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Kim Yo Jong, the sister and senior aid of North Korean dictator Kim Jong Un, condemned the international community’s reaction to North Korea’s launch of a, which crashed into waters off the Korean Peninsula’s western coast on Tuesday.
Kim singled out the United States, accusing it of hypocrisy, “gangster-like logic” and “inveterate hostility” toward North Korea.
“If the DPRK’s satellite launch should be particularly censured, the U.S. and all other countries, which have already launched thousands of satellites, should be denounced,” Kim said in a statement Wednesday published by North Korean state-run agency KCNA. She also accused the U.S. of “watching every movement” of North Korea with its own reconnaissance satellites and planes.
National Security Council spokesperson John Kirby said Wednesday at a press conference the “major concern” with North Korea’s launches is that “whether it fails or succeeds, Kim Jong Un and his scientists and engineers, they work and they improve and they adapt. And they continue to develop military capabilities that are a threat not only on the peninsula but to the region.”
Following the launch, NSC spokesperson Adam Hodge said Tuesday, “The door has not closed on diplomacy but Pyongyang must immediately cease its provocative actions and instead choose engagement.”
North Korea said Wednesday that its attempt to put the country’sinto orbit failed, an apparent embarrassment to leader Kim Jong Un as he pushes to boost his military capability amid protracted security tensions with the United States and South Korea.
In a statement published in state media Tuesday, North Korea said the rocket carrying the spy satellite crashed into the water after it lost thrust following the separation of its first and second stages. It said scientists were examining the cause of the failure and vowed that authorities would “conduct the second launch as soon as possible.”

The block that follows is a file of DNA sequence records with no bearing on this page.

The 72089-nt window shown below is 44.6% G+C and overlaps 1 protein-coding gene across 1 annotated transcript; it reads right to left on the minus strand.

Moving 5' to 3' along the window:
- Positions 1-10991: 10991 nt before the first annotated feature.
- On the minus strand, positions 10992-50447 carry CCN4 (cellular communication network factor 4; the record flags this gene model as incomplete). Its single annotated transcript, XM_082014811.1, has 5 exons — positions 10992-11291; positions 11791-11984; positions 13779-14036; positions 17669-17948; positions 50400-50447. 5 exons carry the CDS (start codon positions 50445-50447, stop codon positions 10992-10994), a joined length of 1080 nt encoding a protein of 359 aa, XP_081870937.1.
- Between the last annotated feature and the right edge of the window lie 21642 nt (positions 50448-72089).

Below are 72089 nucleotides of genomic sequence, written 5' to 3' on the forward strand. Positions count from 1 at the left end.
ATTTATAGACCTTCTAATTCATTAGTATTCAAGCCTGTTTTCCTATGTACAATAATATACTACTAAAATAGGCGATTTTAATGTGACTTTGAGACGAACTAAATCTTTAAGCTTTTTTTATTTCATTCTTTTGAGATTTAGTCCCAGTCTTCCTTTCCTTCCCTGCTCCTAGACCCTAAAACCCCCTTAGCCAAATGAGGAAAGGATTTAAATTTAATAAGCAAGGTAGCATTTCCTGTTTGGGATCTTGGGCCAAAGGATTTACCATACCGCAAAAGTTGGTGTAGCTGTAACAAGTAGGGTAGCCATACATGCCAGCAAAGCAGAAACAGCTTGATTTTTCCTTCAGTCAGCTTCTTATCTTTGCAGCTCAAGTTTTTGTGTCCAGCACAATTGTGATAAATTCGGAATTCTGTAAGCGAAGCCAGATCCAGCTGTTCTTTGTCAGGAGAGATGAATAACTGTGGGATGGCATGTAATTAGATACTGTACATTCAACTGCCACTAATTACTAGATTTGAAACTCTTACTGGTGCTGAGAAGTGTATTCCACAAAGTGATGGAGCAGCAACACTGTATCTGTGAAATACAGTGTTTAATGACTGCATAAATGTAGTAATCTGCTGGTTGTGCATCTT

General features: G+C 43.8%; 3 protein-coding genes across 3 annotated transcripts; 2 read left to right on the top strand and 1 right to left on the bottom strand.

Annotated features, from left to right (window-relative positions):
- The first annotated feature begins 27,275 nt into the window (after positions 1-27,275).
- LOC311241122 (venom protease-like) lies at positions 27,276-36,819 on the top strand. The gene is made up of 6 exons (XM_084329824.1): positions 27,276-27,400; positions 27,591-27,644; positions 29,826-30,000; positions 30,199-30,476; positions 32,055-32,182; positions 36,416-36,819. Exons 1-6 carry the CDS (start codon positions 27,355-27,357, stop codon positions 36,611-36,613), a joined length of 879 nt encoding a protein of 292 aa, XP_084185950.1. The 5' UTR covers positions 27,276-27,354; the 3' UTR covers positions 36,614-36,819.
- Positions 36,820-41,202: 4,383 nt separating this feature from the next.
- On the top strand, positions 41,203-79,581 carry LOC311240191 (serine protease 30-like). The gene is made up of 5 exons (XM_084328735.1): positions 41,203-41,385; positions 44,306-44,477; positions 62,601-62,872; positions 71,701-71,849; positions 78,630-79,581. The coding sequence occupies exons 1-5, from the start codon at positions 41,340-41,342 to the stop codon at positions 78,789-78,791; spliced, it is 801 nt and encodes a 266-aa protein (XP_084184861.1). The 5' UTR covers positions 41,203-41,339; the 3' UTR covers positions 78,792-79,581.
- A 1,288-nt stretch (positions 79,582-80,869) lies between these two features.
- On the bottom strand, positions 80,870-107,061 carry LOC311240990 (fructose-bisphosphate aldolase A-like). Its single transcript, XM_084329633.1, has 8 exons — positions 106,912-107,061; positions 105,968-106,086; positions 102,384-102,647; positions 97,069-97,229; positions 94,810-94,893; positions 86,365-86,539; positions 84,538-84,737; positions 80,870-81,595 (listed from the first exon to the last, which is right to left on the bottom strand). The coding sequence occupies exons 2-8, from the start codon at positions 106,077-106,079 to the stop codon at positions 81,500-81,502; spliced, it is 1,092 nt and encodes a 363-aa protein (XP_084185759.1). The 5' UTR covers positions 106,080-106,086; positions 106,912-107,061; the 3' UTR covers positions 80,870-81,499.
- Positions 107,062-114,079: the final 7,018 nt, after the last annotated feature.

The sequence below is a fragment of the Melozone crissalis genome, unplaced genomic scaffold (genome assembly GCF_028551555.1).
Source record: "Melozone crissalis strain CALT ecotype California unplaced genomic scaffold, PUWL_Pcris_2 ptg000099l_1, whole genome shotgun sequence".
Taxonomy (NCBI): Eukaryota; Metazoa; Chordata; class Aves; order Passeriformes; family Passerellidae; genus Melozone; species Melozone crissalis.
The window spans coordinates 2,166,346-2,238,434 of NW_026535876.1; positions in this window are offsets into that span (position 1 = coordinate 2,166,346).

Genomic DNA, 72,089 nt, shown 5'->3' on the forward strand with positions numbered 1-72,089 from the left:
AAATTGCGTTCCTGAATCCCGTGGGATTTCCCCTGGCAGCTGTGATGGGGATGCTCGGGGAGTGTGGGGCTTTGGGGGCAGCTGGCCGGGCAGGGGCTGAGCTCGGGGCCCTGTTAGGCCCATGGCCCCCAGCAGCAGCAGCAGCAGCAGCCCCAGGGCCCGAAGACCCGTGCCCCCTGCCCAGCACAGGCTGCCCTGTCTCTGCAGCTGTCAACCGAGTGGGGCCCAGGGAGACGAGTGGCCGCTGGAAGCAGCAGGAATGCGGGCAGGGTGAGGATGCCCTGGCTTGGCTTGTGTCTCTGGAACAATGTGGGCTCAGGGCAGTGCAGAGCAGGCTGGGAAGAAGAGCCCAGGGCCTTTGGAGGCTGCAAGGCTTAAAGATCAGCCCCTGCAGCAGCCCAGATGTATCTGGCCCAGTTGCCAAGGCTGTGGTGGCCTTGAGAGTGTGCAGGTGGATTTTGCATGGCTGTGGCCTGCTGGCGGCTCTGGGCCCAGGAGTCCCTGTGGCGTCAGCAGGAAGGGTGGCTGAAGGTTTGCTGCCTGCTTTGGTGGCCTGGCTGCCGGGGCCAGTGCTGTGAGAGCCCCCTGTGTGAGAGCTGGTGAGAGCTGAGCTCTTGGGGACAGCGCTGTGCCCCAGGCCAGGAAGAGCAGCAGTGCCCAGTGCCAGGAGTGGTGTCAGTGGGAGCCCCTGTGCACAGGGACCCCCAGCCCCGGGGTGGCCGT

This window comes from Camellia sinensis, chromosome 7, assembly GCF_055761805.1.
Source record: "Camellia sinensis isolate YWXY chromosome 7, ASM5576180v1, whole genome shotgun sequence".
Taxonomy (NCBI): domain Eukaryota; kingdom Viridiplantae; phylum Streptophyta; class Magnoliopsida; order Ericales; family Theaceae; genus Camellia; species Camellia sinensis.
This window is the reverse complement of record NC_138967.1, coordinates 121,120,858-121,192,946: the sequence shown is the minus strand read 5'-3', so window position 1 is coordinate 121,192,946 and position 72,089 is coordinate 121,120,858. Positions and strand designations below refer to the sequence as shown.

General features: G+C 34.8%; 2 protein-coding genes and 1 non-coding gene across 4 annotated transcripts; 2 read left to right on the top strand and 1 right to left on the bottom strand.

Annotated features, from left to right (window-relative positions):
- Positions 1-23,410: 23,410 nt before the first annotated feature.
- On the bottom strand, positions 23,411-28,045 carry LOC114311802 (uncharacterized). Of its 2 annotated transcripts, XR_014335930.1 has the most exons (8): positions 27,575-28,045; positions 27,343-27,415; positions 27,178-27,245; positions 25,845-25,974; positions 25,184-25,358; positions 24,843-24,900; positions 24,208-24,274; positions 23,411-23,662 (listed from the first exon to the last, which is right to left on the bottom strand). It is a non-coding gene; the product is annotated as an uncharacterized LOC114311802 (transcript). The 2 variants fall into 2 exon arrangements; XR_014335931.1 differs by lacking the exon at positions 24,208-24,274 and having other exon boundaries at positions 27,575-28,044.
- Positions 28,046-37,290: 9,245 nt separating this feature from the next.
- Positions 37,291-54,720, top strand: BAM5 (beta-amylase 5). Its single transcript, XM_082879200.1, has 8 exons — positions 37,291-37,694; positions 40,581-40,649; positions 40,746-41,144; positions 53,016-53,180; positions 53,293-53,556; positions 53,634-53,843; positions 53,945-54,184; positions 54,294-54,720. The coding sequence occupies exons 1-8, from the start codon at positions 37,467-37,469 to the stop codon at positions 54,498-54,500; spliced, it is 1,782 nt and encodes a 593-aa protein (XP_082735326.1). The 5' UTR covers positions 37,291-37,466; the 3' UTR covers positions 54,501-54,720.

The statement marked a rare instance ofadmitting a military failure.
South Korea’s Joint Chiefs of Staff described the projectile as “flying an abnormal flight,” and said it fell into the sea about 200 km (124 miles) west of South Korea’s Eocheong island. It later said that it had “salvaged an object presumed to be part of the ‘North Korean space launch vehicle.'”
The launch promptedthat were sent out to residents of Japan and South Korea, just two minutes after the launch.
People in the southernmost islands of Okinawa in Japan, which lies south and a little east of the launch site, heard sirens and were warned to take shelter at 6:29 am. They got the all-clear about half an hour later.
People in South Korea’s capital Seoul got a similar warning, with air raid sirens and messages on their phones, but it turned out Seoul was never in danger and the city apologized for the mistake.
Kim vowed that another North Korean military reconnaissance satellite would be “correctly put on space orbit in the near future and start its mission.”
Elizabeth Palmer contributed to reporting.